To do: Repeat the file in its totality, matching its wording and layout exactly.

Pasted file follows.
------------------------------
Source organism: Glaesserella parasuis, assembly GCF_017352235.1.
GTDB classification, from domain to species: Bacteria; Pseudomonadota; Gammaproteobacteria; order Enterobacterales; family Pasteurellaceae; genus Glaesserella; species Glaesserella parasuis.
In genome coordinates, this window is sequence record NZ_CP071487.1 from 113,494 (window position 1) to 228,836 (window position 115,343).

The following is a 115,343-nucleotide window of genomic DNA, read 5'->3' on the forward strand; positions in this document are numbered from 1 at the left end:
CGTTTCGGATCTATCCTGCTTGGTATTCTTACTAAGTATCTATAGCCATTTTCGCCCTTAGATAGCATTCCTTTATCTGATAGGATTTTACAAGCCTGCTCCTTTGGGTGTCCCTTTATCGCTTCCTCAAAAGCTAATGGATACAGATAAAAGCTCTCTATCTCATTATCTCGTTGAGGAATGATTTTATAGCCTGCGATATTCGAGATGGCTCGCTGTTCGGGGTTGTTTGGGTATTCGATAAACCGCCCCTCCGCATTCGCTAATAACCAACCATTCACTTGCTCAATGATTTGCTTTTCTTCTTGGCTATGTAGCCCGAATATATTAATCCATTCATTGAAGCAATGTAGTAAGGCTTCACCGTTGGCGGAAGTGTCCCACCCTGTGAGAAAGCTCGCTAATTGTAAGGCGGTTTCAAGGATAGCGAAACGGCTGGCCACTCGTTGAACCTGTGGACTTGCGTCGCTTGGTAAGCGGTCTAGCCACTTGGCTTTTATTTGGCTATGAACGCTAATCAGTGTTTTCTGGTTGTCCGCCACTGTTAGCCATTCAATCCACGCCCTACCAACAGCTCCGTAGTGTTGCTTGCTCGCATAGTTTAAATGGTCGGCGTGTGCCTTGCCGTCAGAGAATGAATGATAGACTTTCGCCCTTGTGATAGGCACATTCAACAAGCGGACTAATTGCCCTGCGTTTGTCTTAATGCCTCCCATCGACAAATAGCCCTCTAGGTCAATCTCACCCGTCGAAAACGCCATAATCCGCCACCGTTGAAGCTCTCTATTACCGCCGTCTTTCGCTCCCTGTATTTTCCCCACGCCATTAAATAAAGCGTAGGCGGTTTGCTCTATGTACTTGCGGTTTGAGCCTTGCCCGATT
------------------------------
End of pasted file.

Source organism: Glaesserella parasuis, assembly GCF_017352235.1.
GTDB classification, from domain to species: Bacteria; Pseudomonadota; Gammaproteobacteria; order Enterobacterales; family Pasteurellaceae; genus Glaesserella; species Glaesserella parasuis.
In genome coordinates, this window is sequence record NZ_CP071487.1 from 113,494 (window position 1) to 228,836 (window position 115,343).

The following is a 115,343-nucleotide window of genomic DNA, read 5'->3' on the forward strand; positions in this document are numbered from 1 at the left end:
CGTTTCGGATCTATCCTGCTTGGTATTCTTACTAAGTATCTATAGCCATTTTCGCCCTTAGATAGCATTCCTTTATCTGATAGGATTTTACAAGCCTGCTCCTTTGGGTGTCCCTTTATCGCTTCCTCAAAAGCTAATGGATACAGATAAAAGCTCTCTATCTCATTATCTCGTTGAGGAATGATTTTATAGCCTGCGATATTCGAGATGGCTCGCTGTTCGGGGTTGTTTGGGTATTCGATAAACCGCCCCTCCGCATTCGCTAATAACCAACCATTCACTTGCTCAATGATTTGCTTTTCTTCTTGGCTATGTAGCCCGAATATATTAATCCATTCATTGAAGCAATGTAGTAAGGCTTCACCGTTGGCGGAAGTGTCCCACCCTGTGAGAAAGCTCGCTAATTGTAAGGCGGTTTCAAGGATAGCGAAACGGCTGGCCACTCGTTGAACCTGTGGACTTGCGTCGCTTGGTAAGCGGTCTAGCCACTTGGCTTTTATTTGGCTATGAACGCTAATCAGTGTTTTCTGGTTGTCCGCCACTGTTAGCCATTCAATCCACGCCCTACCAACAGCTCCGTAGTGTTGCTTGCTCGCATAGTTTAAATGGTCGGCGTGTGCCTTGCCGTCAGAGAATGAATGATAGACTTTCGCCCTTGTGATAGGCACATTCAACAAGCGGACTAATTGCCCTGCGTTTGTCTTAATGCCTCCCATCGACAAATAGCCCTCTAGGTCAATCTCACCCGTCGAAAACGCCATAATCCGCCACCGTTGAAGCTCTCTATTACCGCCGTCTTTCGCTCCCTGTATTTTCCCCACGCCATTAAATAAAGCGTAGGCGGTTTGCTCTATGTACTTGCGGTTTGAGCCTTGCCCGATT